We can unequivocally say that selling is an art. And like any form of art, it can be taught, and expertise can be polished over time.
For many businesses, their end goal is to ultimately drive revenue and support a healthy cash flow. You already know that closing a sale is crucial to the growth and development of your business.
Many other small business owners, especially those with not much experience, wonder if there is something specific, they can do to increase their close rate. The good news is, there is.
What is a Sales Strategy?
An increase in sales doesn’t just happen. You can’t just hope that someone will stumble upon your product and make a purchase. Closing a sale is the result of thoughtful sales strategies that are planned and executed.
A sales strategy is a documented plan for positioning and selling a product or service to qualified prospects in a way that differentiates your solution from that of your competitors.
They are meant to provide clear guidance and objectives to your sales team. They typical contain key information pertaining to your goals for growth, KPIs, sales processes, buyer personas, your team structure, competitive analysis, product positioning, and all your specific selling methodologies.
The main goal of having a sales strategy is to help you in communicating goals and keeping your team on the same page.
If you can improve every step of your sales process by even just a little, you will be able to increase your sales by a lot. Allow us to elucidate.
In the olden days, like some 20 odd years ago, designing a marketing plan for product-based businesses was straightforward. Mostly, showing how much your product is better than the competition, is all it took.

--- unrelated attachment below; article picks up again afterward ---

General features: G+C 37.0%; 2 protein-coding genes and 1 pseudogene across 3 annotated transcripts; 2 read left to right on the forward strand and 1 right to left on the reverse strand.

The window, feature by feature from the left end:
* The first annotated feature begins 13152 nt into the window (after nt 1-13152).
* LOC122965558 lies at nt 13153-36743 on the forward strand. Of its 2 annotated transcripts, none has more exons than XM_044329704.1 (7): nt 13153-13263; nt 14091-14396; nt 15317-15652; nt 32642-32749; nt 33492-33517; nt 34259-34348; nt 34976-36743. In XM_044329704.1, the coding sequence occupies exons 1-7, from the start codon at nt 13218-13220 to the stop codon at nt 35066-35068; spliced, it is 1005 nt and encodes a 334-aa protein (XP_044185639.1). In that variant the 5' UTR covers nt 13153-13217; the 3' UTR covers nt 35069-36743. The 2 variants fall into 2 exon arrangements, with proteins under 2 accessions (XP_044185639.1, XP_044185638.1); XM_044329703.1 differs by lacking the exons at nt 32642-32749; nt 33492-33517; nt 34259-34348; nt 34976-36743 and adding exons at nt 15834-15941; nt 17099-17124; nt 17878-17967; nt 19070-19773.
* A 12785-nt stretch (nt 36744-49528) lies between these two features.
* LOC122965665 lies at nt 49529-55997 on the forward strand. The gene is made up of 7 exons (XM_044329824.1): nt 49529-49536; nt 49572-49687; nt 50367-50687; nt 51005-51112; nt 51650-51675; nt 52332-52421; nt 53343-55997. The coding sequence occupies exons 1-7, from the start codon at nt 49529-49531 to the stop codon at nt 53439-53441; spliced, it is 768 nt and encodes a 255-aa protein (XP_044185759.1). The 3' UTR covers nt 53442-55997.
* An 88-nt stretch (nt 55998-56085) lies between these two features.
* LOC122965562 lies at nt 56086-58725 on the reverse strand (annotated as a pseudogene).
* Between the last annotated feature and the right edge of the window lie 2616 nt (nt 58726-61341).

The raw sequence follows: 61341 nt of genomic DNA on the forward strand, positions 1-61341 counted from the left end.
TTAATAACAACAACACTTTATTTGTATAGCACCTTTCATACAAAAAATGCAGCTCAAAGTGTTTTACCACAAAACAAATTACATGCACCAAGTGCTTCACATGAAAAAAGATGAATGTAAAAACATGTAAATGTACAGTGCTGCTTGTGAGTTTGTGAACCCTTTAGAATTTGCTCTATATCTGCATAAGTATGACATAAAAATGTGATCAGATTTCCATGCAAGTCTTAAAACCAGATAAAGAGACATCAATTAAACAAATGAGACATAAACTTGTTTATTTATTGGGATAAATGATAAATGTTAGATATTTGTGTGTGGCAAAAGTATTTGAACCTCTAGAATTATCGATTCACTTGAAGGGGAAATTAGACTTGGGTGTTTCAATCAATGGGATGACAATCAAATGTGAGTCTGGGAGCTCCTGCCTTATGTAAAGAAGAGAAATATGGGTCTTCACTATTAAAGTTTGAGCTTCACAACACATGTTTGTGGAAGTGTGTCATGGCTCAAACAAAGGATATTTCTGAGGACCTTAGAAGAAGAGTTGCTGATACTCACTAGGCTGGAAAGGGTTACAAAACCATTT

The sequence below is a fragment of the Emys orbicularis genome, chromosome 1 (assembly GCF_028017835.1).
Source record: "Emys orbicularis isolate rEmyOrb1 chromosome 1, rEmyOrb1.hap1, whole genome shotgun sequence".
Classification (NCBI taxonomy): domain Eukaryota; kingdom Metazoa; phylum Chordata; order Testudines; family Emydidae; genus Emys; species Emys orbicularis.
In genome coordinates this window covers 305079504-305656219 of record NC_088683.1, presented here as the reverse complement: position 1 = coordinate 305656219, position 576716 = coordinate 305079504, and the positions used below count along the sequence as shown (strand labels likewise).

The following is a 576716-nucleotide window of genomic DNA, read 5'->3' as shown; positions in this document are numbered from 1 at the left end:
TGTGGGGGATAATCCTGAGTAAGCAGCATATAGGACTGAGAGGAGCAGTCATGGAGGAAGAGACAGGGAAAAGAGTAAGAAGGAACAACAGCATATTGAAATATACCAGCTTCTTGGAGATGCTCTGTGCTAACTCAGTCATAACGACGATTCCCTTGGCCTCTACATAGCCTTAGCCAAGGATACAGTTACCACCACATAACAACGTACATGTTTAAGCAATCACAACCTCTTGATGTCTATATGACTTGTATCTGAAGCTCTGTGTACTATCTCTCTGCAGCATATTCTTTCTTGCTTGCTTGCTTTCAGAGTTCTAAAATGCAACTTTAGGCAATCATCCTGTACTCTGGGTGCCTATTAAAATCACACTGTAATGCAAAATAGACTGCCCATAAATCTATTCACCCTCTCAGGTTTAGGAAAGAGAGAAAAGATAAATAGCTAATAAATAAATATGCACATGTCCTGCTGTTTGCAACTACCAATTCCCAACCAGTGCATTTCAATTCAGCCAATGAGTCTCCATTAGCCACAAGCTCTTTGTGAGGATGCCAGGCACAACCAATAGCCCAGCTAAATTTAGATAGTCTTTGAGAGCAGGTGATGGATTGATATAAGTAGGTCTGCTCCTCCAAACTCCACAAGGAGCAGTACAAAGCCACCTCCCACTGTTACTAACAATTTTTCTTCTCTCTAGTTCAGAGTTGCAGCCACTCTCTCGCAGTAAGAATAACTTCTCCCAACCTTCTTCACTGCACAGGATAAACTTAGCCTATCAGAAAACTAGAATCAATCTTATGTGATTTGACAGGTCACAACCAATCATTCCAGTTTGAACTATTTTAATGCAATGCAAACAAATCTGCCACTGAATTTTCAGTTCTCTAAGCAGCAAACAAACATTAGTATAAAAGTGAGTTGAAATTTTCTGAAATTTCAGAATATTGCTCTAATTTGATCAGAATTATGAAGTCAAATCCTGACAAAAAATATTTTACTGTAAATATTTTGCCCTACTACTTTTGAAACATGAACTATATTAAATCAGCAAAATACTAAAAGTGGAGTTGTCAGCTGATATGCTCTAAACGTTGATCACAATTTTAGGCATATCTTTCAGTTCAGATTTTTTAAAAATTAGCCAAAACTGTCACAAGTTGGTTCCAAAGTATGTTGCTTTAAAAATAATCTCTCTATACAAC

Perhaps you’ve seen clips on YouTube where they run taste tests with random customers and then telling people about it. It could also mean paying celebrities to wear your product to major events.
Or it could also mean spending tonnes of money, in which to have a model, an actor, or an athlete looking happy eating/using/looking at your amazing product. Make no mistake, the last two are still being done today.
These examples are just somewhat of a simplification, but generally, that was how it was done behind product-based marketing before the digital age. Today, things are way different, and consumers are now, way, way savvier.
People can now shop for products, just like yours, across the internet, which practically means the entire planet. Consumers are now wary of any hard sell and want to have that feel of control of the purchasing process.
For today’s marketers, channels through which they can reach customers have exploded. No longer are they constrained by just the telly, radio, and print. Now they have browser ads, mobile ads, mobile apps, email, live chat, text alerts, social media… you get the idea.
With this evolution, the line between selling service and product is blurring. The game has changed drastically from even as 10 years back, let alone 20. What does a product-based business do? Check out these 5 tips.
1. Sell the results of the product
Companies can encourage sales by increasing product usage within current customer markets. Show them what your product can do for them. Another effective way to do this is by showing consumers new uses for your products or demonstrating how they can extend the use of your product in conjunction with other products.
Bottom line: Identify the problem your product solves.
2. Build credibility
We are constantly being bombarded online and traditional media with advertising messages. Build credibility by making a claim that no other company makes and back it up with evidence.
Ask for customer feedback and highlight reactions from satisfied and happy customers. If you don’t ask for customer feedback, you’re missing out on these sales opportunities.
Bottom line: Build and nurture trust.
3. Showcase features & benefits
Showcase how your product works, how to use it, and the benefits they can get using your product. Highlight which features your products have that your competitors might not have. To put it more bluntly, show them why you are better.
Bottom line: Sell the benefit, not the product.
4. Sell your brand before selling the product